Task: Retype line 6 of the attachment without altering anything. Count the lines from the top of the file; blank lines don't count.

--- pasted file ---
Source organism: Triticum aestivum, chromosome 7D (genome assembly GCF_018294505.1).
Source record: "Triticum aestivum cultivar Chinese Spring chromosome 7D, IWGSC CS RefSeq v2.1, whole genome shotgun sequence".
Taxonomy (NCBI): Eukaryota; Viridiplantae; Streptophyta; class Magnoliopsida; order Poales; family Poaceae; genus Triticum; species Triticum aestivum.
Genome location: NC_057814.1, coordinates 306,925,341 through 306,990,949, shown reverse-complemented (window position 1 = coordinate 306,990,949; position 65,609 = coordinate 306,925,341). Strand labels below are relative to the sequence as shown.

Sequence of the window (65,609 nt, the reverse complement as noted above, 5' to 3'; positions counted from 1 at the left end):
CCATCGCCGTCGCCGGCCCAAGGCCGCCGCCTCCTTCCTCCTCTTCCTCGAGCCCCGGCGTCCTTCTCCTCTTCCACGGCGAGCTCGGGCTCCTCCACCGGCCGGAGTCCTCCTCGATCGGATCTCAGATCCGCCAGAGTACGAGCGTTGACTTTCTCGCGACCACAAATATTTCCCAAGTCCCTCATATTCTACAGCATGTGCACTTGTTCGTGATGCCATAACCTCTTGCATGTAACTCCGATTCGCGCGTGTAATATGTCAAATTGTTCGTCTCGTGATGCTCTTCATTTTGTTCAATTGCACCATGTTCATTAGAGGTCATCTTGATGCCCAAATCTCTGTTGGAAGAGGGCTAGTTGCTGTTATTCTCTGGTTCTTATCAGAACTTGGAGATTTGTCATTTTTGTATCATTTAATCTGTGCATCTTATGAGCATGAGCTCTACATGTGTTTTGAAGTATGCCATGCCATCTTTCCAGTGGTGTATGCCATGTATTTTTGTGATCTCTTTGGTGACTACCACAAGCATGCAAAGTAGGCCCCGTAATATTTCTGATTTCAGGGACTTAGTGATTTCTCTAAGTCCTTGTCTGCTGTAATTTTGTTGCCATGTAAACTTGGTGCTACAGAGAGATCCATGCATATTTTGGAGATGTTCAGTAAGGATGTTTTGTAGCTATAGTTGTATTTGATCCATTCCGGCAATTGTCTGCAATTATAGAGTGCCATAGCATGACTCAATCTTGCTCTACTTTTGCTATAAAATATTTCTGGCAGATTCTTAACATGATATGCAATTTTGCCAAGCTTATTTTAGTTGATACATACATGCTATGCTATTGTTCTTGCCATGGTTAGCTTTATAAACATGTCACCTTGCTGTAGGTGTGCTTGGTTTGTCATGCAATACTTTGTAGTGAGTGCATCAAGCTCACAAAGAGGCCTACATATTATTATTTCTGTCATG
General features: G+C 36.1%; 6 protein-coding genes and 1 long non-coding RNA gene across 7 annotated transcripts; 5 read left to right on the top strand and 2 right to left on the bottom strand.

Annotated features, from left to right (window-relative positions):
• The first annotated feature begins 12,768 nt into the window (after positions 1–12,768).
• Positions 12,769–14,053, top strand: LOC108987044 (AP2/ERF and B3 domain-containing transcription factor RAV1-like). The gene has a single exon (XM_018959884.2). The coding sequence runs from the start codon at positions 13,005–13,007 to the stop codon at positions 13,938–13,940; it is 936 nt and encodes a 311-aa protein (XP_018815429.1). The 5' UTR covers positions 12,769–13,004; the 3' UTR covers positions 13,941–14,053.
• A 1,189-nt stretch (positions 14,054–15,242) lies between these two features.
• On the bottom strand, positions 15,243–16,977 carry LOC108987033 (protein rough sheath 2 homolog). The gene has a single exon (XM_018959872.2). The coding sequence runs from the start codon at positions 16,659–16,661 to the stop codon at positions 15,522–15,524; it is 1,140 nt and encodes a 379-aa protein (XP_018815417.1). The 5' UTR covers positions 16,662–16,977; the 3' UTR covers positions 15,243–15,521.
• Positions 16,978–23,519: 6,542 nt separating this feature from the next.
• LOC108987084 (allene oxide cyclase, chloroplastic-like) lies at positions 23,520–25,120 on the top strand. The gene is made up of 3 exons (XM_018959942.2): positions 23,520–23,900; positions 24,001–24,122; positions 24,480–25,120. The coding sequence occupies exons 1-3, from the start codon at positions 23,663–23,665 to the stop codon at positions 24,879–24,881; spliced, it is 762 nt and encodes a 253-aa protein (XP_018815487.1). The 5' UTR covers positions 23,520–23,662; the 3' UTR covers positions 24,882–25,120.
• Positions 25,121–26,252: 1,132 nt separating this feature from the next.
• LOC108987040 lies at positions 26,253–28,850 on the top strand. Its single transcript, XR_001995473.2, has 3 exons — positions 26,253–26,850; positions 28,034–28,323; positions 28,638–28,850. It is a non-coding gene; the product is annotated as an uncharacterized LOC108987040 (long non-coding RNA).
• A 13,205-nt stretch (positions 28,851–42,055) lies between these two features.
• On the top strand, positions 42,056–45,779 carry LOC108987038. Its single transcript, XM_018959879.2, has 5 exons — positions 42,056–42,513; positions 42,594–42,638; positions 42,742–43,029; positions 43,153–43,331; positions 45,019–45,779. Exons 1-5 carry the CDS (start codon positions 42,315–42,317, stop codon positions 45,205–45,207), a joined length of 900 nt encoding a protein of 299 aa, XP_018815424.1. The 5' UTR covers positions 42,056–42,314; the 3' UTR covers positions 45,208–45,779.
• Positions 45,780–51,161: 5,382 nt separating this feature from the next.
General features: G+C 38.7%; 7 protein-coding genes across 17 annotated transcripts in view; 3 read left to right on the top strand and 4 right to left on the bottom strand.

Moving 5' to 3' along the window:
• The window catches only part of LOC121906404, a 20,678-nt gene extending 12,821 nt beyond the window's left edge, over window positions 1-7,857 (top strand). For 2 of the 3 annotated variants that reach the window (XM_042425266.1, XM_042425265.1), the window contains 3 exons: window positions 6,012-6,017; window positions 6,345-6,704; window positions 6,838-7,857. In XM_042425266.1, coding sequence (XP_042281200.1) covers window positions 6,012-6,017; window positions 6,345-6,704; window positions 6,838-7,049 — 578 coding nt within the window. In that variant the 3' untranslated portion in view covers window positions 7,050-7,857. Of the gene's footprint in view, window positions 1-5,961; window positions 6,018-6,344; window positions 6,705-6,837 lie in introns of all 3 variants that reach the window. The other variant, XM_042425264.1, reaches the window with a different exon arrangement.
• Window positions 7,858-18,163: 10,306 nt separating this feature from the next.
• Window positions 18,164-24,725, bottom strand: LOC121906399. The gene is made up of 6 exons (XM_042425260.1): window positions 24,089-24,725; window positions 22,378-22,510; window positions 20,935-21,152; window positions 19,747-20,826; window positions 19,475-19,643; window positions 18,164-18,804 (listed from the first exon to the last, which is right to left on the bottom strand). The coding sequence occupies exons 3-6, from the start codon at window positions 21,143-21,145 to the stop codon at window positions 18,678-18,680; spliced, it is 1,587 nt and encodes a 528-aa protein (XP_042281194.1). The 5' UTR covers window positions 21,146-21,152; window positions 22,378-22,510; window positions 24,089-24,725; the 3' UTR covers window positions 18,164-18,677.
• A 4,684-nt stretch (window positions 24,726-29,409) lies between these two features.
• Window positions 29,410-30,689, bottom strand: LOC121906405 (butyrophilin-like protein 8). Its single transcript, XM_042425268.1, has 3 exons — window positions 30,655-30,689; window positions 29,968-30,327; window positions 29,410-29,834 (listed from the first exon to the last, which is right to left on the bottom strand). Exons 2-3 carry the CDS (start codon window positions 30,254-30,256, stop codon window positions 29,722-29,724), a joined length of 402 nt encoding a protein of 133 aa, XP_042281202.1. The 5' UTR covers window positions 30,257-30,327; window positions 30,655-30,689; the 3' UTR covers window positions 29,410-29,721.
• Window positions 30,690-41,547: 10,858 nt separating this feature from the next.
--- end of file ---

CCATCGCCGTCGCCGGCCCAAGGCCGCCGCCTCCTTCCTCCTCTTCCTCGAGCCCCGGCGTCCTTCTCCTCTTCCACGGCGAGCTCGGGCTCCTCCACCGGCCGGAGTCCTCCTCGATCGGATCTCAGATCCGCCAGAGTACGAGCGTTGACTTTCTCGCGACCACAAATATTTCCCAAGTCCCTCATATTCTACAGCATGTGCACTTGTTCGTGATGCCATAACCTCTTGCATGTAACTCCGATTCGCGCGTGTAATATGTCAAATTGTTCGTCTCGTGATGCTCTTCATTTTGTTCAATTGCACCATGTTCATTAGAGGTCATCTTGATGCCCAAATCTCTGTTGGAAGAGGGCTAGTTGCTGTTATTCTCTGGTTCTTATCAGAACTTGGAGATTTGTCATTTTTGTATCATTTAATCTGTGCATCTTATGAGCATGAGCTCTACATGTGTTTTGAAGTATGCCATGCCATCTTTCCAGTGGTGTATGCCATGTATTTTTGTGATCTCTTTGGTGACTACCACAAGCATGCAAAGTAGGCCCCGTAATATTTCTGATTTCAGGGACTTAGTGATTTCTCTAAGTCCTTGTCTGCTGTAATTTTGTTGCCATGTAAACTTGGTGCTACAGAGAGATCCATGCATATTTTGGAGATGTTCAGTAAGGATGTTTTGTAGCTATAGTTGTATTTGATCCATTCCGGCAATTGTCTGCAATTATAGAGTGCCATAGCATGACTCAATCTTGCTCTACTTTTGCTATAAAATATTTCTGGCAGATTCTTAACATGATATGCAATTTTGCCAAGCTTATTTTAGTTGATACATACATGCTATGCTATTGTTCTTGCCATGGTTAGCTTTATAAACATGTCACCTTGCTGTAGGTGTGCTTGGTTTGTCATGCAATACTTTGTAGTGAGTGCATCAAGCTCACAAAGAGGCCTACATATTATTATTTCTGTCATG